Last edited by '06 Quicksilver Z06; 02-25-2013 at 11:28 AM.
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Old 02-25-2013, 11:21 AM   #9
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Originally Posted by Dirty Howie View Post
Well I can't remember the actual members who were concerned about ability to reach 7100 rpm and the rate of ramp up to redline but it was definitely discussed by many. [...]
That may be true but it would
a) fall into the category of uninformed speculation, and
b) I'd still like to see the posts.
I see a lot of stuff claimed that turns out to be internet myth... I heard it, I read it, somebody told me, somebody told someone that told me, but when you go look for the original source you can't find it -- often because it does not exist or it does not exist in the form it has morphed into. Unfortunately that's just the nature of word-of-mouth information; it is no one's fault, except those trying to exploit it.

Anyway, don't mean to hijack the thread, just trying to sort out some of the oft-repeated speculation and myth. I'm glad you're back on the track and the car is running good. Wish I could be out there running with ya... maybe one day not too far distant
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Old 02-25-2013, 11:33 AM   #10
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Love it! I had ferrea exhaust valves in my last engine and it for sure reved
slower at 6500-7000. What valves are these ?

Now when I'm on track, I short shift around 6000, unless
Someone needs to be passed!!!
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Old 02-25-2013, 11:54 AM   #11
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Yes, you are right. It was certainly discussed by many. [...]
While I do recall it being discussed in some fashion, there are two issues that causes your claim of validation to be invalid:

First, any claim that a heavier valve would cause the engine to rev slower can be dismissed by intellectual analysis. Does anyone intend to claim that 8 valves, weighing a total of about 200 grams (1/2 lb) more than the OEM valves, will have any ability on a 505 HP engine to make revolutions? An engine that can move a 3100 lb car from 0 to 60 in some 3.8 seconds is going to be slower to rev by an additional half pound of valves that it has to reciprocate? Come on....

And how does one tell it is revving slower? Because it sounds slower?

Second, a driver is not going to be able to tell either way. Let's say the valves do slow the engine down, so it takes 3.9 seconds to go 0-60 instead of 3.8 seconds. Is any driver going to claim that they can, seat of the pants, tell the difference between a 3.8 and a 3.9 0-60 time? Come on....

So, the moral is, some claims do not need any testing -- they don't make sense to start with. Furthermore, some types of testing -- such as seat of the pants -- usually won't mean anything.

Last edited by Mark2009; 02-25-2013 at 12:29 PM. Reason: inserted text in bold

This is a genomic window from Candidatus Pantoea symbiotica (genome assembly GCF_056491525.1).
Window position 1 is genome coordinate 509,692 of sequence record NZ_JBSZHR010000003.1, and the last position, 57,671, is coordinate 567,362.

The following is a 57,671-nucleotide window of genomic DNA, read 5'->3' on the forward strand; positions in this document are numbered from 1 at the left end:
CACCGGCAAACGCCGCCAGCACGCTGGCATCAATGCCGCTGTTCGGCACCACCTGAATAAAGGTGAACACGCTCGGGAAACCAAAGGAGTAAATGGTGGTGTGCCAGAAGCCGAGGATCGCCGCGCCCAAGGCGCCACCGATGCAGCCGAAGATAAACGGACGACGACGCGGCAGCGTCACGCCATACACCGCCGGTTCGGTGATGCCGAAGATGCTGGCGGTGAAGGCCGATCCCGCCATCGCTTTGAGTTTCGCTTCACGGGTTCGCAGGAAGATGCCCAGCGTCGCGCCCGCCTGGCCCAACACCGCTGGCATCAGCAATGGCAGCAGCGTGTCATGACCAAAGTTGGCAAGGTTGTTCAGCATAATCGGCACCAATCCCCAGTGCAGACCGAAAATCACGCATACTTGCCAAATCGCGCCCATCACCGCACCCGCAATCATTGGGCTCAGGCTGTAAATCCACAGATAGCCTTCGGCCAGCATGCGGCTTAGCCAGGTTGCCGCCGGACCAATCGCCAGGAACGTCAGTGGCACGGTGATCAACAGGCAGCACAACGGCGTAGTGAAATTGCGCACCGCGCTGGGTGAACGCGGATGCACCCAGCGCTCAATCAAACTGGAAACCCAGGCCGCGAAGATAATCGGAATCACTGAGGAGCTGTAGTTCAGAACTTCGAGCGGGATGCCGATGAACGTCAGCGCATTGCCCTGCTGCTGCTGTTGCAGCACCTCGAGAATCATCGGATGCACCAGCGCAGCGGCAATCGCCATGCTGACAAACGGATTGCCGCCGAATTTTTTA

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Old 02-25-2013, 12:34 PM   #12
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I think the slower rev is your "strawman"

The real issue with heavier valves is valve bounce/valvetrain stability.
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Old 02-25-2013, 12:35 PM   #13
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Thanks for info DH, I will be redoing my heads at the end of this year as well. I find it sad that we have to but I guess peice of mind is what we live for.
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Old 02-25-2013, 12:44 PM   #14
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Thanks again for the update Howie as many in here have followed your progress detailed in your prior threads on your visit to WCCH and CMS.

Good luck in the future with the build and I know that you like to keep up with the following too.

The count is at 174 now and with your post on the results you got with hour WCCH heads, I'm sure that many others who wish to take steps to avoid a stock exhhast valve drop episode, will take note.

http://forums.corvetteforum.com/c6-z...st-valves.html
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Old 02-25-2013, 12:57 PM   #15
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That may be true but it would
a) fall into the category of uninformed speculation, and
That can be said about 90% of the posts in this sub forum....
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Old 02-25-2013, 01:33 PM   #16
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Yes, you are right. It was certainly discussed by many.

One other thing to point out, is that often times, some will make a poor argument, have that argument debunked by actual "testing" and then try to say, "well we never said that", after their argument has been shot down by actually putting it to the test.